Luke Cohen-Abeles ’23 is working as a neurodegenerative disease intern this summer at Biogen, a biotechnology company that studies neurological conditions, such as Parkinson’s, and develops treatment methods.
On a typical workday, Cohen-Abeles analyzes tissue cultures in the lab, measuring the ability of certain compounds to clear up aggregates of alpha-synuclein proteins in the brain. Such aggregates contribute to the onset of Parkinson’s symptoms, which can be mitigated if the proteins are dispersed. This, in turn, can “target the base of the disease entirely,” he said.
In the lab, Cohen-Abeles is part of a team that consists of other professional researchers whom he helps design and carry out experiments. He is supervised in his work by Catherine Nezich, a Scientist II at Biogen.
Hometown: Wellesley, Mass.
High School: Wellesley High School
The team conducts exploratory research, an approach that attempts to identify or define a given problem. This means it is also “pre-portfolio,” Cohen-Abeles said, “so it’s basically get as much done as you can, and if there’s something interesting you can pitch it to someone higher-up to consider for further screening.” For this reason, his internship has no definitive goal or culmination beyond doing as much as possible in the allotted time.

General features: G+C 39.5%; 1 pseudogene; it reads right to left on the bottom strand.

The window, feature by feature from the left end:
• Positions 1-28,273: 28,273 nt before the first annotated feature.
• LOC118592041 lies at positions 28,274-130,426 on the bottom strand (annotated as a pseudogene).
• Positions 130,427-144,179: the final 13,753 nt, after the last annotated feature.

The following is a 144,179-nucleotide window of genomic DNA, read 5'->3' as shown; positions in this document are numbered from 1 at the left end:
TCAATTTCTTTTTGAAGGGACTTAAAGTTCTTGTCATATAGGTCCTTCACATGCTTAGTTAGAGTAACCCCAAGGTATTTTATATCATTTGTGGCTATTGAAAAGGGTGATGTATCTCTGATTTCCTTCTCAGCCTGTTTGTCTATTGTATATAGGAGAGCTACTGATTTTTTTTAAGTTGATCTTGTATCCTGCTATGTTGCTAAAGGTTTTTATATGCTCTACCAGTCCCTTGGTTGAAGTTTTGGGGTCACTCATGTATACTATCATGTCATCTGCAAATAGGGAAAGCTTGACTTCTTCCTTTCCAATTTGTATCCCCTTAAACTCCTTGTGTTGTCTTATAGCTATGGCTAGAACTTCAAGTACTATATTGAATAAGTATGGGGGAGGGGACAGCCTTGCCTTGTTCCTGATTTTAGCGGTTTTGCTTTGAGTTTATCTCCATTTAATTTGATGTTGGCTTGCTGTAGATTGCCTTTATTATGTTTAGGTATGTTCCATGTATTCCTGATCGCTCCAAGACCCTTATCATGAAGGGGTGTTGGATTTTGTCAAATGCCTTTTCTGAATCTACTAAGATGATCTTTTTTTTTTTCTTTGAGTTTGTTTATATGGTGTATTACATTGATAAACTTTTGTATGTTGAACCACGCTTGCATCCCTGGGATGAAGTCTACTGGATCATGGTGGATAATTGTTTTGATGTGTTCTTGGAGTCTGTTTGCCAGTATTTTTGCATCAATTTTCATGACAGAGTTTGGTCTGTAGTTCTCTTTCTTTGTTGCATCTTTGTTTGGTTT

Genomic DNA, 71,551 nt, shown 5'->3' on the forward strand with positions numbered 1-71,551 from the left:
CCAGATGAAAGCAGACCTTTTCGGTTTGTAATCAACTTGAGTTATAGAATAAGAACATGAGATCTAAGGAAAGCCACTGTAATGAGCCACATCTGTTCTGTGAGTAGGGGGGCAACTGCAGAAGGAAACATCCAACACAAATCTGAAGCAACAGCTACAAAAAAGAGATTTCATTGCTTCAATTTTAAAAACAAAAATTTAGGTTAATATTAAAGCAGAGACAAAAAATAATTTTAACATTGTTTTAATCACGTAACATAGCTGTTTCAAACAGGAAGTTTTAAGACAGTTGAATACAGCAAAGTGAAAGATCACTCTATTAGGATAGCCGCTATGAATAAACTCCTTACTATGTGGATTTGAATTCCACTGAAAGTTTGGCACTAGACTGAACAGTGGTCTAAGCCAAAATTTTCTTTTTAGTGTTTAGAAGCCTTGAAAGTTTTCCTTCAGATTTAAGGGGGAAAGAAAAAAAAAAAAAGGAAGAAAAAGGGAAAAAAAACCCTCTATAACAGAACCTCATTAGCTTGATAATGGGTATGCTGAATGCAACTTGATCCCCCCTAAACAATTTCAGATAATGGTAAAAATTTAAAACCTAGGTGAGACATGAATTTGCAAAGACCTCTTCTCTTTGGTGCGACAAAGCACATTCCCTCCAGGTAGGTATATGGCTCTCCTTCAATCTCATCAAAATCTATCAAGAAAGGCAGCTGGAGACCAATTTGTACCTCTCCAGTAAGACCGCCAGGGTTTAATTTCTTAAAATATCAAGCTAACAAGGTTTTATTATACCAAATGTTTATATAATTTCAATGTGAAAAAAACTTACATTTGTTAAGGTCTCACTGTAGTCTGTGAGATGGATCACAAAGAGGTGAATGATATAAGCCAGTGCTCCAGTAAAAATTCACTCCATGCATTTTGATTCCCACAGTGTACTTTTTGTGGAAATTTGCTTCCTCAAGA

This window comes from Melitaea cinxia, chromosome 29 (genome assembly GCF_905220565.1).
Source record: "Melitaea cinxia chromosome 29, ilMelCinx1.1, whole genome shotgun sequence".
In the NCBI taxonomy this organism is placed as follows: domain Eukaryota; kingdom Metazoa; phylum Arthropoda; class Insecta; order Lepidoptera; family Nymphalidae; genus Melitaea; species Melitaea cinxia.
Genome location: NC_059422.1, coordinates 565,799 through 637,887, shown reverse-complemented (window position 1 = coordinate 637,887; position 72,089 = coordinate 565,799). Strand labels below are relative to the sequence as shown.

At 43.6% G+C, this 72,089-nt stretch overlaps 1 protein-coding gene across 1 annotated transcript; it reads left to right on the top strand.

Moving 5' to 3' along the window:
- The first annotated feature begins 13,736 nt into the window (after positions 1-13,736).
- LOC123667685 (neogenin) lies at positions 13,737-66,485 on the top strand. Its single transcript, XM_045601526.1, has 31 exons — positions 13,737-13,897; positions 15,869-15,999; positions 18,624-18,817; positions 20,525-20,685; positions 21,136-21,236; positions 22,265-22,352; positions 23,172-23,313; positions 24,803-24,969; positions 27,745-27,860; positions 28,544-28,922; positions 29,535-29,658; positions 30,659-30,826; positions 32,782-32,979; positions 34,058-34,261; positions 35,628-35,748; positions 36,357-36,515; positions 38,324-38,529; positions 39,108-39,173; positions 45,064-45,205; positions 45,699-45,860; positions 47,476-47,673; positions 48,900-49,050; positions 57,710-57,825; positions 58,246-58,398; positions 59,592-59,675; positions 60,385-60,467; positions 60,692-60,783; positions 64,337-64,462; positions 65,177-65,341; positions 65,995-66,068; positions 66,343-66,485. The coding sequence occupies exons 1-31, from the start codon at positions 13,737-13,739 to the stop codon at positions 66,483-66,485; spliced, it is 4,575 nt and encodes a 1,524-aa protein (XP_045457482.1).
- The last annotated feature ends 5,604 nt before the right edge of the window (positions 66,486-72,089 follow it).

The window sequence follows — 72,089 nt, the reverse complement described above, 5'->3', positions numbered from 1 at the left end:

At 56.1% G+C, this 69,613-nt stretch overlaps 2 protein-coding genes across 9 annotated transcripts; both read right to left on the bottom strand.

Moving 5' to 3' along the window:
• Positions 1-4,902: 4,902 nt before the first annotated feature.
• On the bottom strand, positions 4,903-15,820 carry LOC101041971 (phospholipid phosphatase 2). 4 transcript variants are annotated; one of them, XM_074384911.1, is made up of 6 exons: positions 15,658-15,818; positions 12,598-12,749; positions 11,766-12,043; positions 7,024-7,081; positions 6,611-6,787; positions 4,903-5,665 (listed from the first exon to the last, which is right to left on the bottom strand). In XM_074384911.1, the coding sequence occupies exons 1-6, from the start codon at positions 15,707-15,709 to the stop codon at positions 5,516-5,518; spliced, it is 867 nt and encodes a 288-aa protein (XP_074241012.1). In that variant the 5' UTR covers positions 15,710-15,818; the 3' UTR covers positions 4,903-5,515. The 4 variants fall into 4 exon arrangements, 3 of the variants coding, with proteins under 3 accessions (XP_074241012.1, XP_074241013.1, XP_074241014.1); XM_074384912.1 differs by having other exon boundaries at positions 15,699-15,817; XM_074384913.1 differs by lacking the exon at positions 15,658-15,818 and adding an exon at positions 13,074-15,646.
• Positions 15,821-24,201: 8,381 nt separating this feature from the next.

Cohen-Abeles described the process of finding and applying for this internship as a mix of networking and LinkedIn. First, he began reaching out to people whose job characteristics interested him. This way he could get a feel for the industry before looking into specific positions or companies — in this case, talking to people who worked at Biogen or had worked at Biogen.
Previously, Cohen-Abeles has conducted similar research at Brandeis University, and he said that experience in a laboratory setting proved helpful at Biogen. After graduation, he hopes to enter a Ph.D. program at some point, though he acknowledged it might not happen right away. “It might be the case that some industry work comes in before that,” he said.
On the lab culture, Cohen-Abeles had only positive things to say. “It’s been fantastic,” he remarked. “Everyone’s really collaborative at Biogen … different lab groups are always talking to each other if they are working on common projects. The people are fantastic and really friendly.”